> > > multiple sites.  An open source reference version of ICE is
> > > under development by the ICE-AG with sponsorship from Adobe.
> >
> > updated
> >
> > If you give me a URL, I'll link it from the "deployed" work in the ICE
> > row.
> >
> > > Under your facets, ICE has the following facets:
> > >
> > > serialization - core capability.
> > >
> > > extensibility - ICE 1.0 has DTD extensibility defined.  ICE 1.1 defines
> > >                 extension negotiation.
> > >
> > > skinnyness - ICE 1.0 and later permits a trivial implementation of a
> > >              subscriber, syndicator and parameter negotiation.
> > >
> > > protocol - core capability
> > >
> > > interface discovery - core capability.  ICE uses parameter negotiation to
> > >              enhance this process.
> > >
> > > transactions (ACIDity).  ICE carefully defines requests and responses so that
> > >              recovery and a known state is always possible on both sides;
> > >              regardless of error condition or response.  Further, ICE
> > >              provides collection management that recovers the state of
> > >              a collection for any subscriber and brings the collection
> > >              up to the current state.
> > >  remote procedure.  ICE 1.1 provides agent defined parameters on a per subscription
> > >               basis or on a per relationship basis; including the ability for
> > >              one party to direct the invocation of an identified procedure
> > >              by the other.
> > >
> > > business process.  ICE 1.1 supports almost any variant on content delivery work flow;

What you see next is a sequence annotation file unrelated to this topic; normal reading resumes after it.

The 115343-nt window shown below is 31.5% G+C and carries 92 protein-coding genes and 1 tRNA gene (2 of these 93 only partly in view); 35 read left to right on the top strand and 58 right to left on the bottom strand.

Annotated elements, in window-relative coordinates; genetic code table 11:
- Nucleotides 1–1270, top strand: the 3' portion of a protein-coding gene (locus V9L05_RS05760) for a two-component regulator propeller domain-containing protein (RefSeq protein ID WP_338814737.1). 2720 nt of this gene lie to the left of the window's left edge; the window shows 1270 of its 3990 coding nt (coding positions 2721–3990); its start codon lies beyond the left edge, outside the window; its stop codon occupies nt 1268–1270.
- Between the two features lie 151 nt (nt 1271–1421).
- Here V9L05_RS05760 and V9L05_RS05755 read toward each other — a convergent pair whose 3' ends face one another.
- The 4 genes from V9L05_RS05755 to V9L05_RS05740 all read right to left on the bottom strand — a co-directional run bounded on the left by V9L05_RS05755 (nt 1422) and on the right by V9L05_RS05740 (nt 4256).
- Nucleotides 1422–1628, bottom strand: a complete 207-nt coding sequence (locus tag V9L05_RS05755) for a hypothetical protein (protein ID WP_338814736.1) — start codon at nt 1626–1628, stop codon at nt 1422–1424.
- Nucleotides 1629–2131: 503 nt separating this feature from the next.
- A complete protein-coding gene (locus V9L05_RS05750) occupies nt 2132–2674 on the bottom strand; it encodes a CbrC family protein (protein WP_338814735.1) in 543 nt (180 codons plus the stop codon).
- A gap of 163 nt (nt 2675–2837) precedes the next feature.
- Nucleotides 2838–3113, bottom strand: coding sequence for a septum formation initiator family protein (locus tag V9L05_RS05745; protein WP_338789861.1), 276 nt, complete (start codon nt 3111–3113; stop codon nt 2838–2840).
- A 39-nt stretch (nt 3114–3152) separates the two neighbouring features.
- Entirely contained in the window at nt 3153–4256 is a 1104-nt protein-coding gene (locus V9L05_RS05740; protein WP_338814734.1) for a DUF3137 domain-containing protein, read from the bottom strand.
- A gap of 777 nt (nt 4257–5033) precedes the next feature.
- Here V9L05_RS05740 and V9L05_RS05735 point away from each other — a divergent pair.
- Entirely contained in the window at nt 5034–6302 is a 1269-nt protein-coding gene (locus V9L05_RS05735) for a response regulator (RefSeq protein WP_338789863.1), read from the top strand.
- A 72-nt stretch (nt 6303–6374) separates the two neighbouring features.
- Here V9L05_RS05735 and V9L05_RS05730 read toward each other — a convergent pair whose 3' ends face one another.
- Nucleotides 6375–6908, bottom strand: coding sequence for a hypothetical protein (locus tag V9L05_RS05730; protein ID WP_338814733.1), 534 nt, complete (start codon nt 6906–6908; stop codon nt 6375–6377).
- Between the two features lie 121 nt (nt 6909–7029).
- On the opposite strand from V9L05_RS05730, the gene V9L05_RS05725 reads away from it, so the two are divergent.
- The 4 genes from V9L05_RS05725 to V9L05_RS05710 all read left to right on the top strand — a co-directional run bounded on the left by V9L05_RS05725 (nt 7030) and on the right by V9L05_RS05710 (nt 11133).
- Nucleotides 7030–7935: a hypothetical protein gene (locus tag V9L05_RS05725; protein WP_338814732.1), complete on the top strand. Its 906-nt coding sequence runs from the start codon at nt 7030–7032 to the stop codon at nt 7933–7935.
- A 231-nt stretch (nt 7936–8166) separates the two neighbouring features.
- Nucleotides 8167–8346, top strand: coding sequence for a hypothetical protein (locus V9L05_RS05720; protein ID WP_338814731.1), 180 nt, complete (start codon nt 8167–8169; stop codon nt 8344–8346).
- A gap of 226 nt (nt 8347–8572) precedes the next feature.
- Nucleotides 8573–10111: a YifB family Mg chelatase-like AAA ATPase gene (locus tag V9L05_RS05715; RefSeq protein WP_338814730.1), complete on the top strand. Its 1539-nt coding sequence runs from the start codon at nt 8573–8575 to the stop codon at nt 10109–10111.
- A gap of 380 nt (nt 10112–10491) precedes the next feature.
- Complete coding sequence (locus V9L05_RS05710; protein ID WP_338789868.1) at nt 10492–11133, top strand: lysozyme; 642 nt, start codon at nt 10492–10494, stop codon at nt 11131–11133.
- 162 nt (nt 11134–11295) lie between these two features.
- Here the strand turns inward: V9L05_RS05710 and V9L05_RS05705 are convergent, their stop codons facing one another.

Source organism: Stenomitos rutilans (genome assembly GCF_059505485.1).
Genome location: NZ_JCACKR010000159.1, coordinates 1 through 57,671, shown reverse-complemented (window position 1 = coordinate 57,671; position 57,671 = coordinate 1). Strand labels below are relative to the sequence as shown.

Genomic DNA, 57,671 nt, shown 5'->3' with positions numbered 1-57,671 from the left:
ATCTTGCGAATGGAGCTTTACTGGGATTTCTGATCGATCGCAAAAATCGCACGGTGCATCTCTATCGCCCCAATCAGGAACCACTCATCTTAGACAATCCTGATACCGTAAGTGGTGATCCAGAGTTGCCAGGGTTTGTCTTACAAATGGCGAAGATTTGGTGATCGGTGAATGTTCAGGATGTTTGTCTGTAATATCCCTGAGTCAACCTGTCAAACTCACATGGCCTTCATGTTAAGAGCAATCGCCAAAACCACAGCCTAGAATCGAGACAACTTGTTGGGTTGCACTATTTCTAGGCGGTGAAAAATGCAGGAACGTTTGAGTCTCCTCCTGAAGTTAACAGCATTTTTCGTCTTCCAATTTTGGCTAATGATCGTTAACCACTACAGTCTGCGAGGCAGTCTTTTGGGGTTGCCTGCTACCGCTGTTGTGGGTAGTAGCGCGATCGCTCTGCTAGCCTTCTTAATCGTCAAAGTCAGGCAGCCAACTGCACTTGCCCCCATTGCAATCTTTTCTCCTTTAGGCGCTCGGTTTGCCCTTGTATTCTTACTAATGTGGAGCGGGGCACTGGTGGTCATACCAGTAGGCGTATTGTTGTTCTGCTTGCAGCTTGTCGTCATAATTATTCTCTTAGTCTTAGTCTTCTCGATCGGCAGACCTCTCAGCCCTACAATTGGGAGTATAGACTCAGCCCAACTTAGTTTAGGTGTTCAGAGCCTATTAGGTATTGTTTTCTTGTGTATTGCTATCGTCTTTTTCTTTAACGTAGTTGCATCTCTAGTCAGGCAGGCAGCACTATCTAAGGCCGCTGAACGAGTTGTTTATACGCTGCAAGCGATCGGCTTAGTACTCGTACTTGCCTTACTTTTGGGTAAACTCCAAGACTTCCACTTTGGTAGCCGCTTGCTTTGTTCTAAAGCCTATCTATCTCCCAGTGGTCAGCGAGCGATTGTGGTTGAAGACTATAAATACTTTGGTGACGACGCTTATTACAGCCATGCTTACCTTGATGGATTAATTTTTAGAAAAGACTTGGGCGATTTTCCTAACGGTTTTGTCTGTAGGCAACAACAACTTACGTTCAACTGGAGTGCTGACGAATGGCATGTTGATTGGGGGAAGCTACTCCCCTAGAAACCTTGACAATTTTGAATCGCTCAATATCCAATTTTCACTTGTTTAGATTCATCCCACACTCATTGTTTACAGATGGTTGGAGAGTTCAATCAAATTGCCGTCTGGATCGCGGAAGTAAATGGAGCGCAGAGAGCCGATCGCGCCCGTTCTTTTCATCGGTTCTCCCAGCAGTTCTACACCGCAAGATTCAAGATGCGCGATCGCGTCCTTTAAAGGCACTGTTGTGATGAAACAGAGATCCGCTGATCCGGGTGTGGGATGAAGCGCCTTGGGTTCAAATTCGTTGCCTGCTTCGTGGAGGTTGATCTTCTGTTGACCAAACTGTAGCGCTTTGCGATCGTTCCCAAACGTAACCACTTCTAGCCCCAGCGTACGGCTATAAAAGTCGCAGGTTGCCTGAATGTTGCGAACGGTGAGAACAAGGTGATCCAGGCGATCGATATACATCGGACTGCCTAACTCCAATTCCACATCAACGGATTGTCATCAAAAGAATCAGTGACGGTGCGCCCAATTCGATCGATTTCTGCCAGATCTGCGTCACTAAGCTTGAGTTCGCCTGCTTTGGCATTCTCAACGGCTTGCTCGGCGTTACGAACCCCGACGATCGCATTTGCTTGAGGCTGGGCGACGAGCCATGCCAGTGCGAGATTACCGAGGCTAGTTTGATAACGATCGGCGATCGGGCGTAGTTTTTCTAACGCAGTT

> > >              It provides negotiated delivery policies.  ICE supports content
> > >              delivery on both a replacement basis or a cumulative basis or
> > >              any variation in between.  ICE supports content use requirements
> > >              and permits those and any other parameters to be negotiated.
> > >              ICE supports direct delivery; encrypted delivery; and referenced,
> > >              access and time policy controlled delivery.  This means that ICE
> > >              can manage the delivery of real-time high-bandwidth media and
> > >              control access to it.
> > >
> > > security.  ICE 1.1 permits packaged content to be in any form, including encryption.
> > >            ICE provides multiple types of access control for referenced media and
> > >            it is designed to be run under SSL.
> > >
> > > routing.     ICE 1.0 and later provide support for payload redirect on both a
> > >              permanent and temporary basis.
> >
> > One problem with discussing ICE in this context is that, as far as I
> > understood from a couple hours on the spec, it's not a protocol for
> > serializing arbitrary data structures and performing an arbitrary
> > function on them.
> 
> I may be mistaken here, but isn't ICE a protocol for negotiating the